This limbo is causing the anguish of Mexico’s private sector. The President of the CCE, Carlos Salazar, went to the National Palace to address the clouds that the Biden era will bring to Mexico.
MEXICO CITY (El Universal/Roberto Rock) – Andrés Manuel Lopez Obrador has determined to postpone the decision to congratulate Joe Biden as the next President of the United States until December 14, when the electoral councils will cover the formality of declaring the winner. He also ordered the cabinet to halt all contact between his administration and the incoming team in Washington.
The deadline, which will coincide with the one set by Donald Trump to assume his defeat, is putting a severe strain on virtually all areas of the presidential team. From the foreign ministry to the environment, to the economy, to the governor’s office and the federal prosecutor’s office – which is in charge of a vast binational agenda.
This fact was noted days ago in the U.S. capital, when an initial dialogue between participants of the López Obrador government and Julissa Reynoso, a woman of modest origins in the Dominican Republic, was abruptly broken off. Reynoso migrated to New York, graduating from Harvard Law School and building a stable diplomatic career that had placed her until weeks ago at Uruguay’s embassy’s head. She was called to lead Jill Biden’s team, the next first lady in the United States.
According to experts from both countries consulted by El Universal, this atmosphere of disconnection has sown the same climate that accompanied Bill Clinton’s arrival at the White House in January 1993. The Salinas de Gortari administration (1988-1994) had backed the failed reelection candidacy of George Bush Sr. Salinas knew that Clinton was opposed to NAFTA, which had already been approved, but that it would not come into effect until January 1994, amid the decline of the Mexican six-year term. It was necessary to apply last-minute patches to the treaty, with labor and environmental sections, among others.
Just this type of issue seems to have convinced López Obrador not to applaud Biden, even though tradition dictates that they will have four long years to achieve. They may be the only ones who, by age, will last under Biden’s leadership, so he will accelerate decisions.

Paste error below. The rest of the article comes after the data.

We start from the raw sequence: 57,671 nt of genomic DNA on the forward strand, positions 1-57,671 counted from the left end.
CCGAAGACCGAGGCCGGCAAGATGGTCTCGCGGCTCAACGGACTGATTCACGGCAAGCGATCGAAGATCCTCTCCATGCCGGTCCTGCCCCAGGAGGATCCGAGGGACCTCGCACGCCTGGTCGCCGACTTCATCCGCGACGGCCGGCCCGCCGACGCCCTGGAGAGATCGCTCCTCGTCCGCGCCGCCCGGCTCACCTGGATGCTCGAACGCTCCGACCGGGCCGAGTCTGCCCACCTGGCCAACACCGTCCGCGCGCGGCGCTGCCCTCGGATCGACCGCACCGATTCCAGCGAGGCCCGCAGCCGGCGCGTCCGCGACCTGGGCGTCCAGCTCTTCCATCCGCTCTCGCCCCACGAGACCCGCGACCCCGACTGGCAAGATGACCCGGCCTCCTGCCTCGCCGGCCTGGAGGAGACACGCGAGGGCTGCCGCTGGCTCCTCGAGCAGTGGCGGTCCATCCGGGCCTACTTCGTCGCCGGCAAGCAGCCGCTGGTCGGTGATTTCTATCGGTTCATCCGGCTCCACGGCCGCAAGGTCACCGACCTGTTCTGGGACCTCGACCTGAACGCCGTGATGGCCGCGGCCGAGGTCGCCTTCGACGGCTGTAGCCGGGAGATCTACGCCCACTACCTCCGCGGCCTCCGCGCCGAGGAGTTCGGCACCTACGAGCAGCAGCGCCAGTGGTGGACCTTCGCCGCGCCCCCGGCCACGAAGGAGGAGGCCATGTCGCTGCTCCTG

This limbo is causing our private sector anguish. On Monday 23rd, the President of the Business Coordinating Council, Carlos Salazar, went to the National Palace with other leaders. The meeting with AMLO was reported to be the law against subcontracting. Still, the primary axis was the clouds that the Biden era will bring, with labor inspections and the continuity of the Trump policy of pressures on U.S. corporations that generate jobs outside the neighboring nation.
Salazar Lomelin plans to be reelected next year after taking over several chambers and groups in the sector (among them, Coparmex). However, he has had to work on a slippery slope since the beginning of his administration in February 2019, almost at the same time as the current government’s beginning.
One of the essential reasons for his arrival at the CCE was that he represents Monterrey’s prominent business captains. The other strong argument was his fellow countryman, Alfonso Romo, as head of the Office of the Presidency.
But the mythical group of “The 10” great businessmen with a seat in Monterrey’s capital today looks disintegrated by a complicated scenario in which the economic, fiscal, political, and even judicial problems of some of them coexist. And Romo seems lost in the face of what appears to be a vacuum of confidence in Palacio. The mixture seems poisonous.
Roberto Rock – El Universal
Roberto Rock is a graduate of the Faculty of Political and Social Sciences of the UNAM. He holds a diploma from Northwestern University in Journalism Business Administration. In 1990 he was awarded a scholarship by the “Ford” and “Miguel Alemán” foundations in Washington, D.C., where he participated in various journalistic projects in the offices of “The Baltimore Sun” in the U.S. capital. He worked in the newspaper “El Universal” between 1979 and 2013. As a reporter, he covered the United States, Central America, Europe, the Middle East and Asia. He founded and directed multiple regional newspapers in several Mexican states. He is co-author of the books “Los Intocables” (Planeta, 2009), “Violencia y Medios” (Insyde, 2005), “Representación Política y toma de decisiones” (FIDAC, 2004), “Comunicación y Transparencia de los poderes del Estado” (FIDAC, 2003), and “Zócalo Rojo” (Editorial Océano, 1982).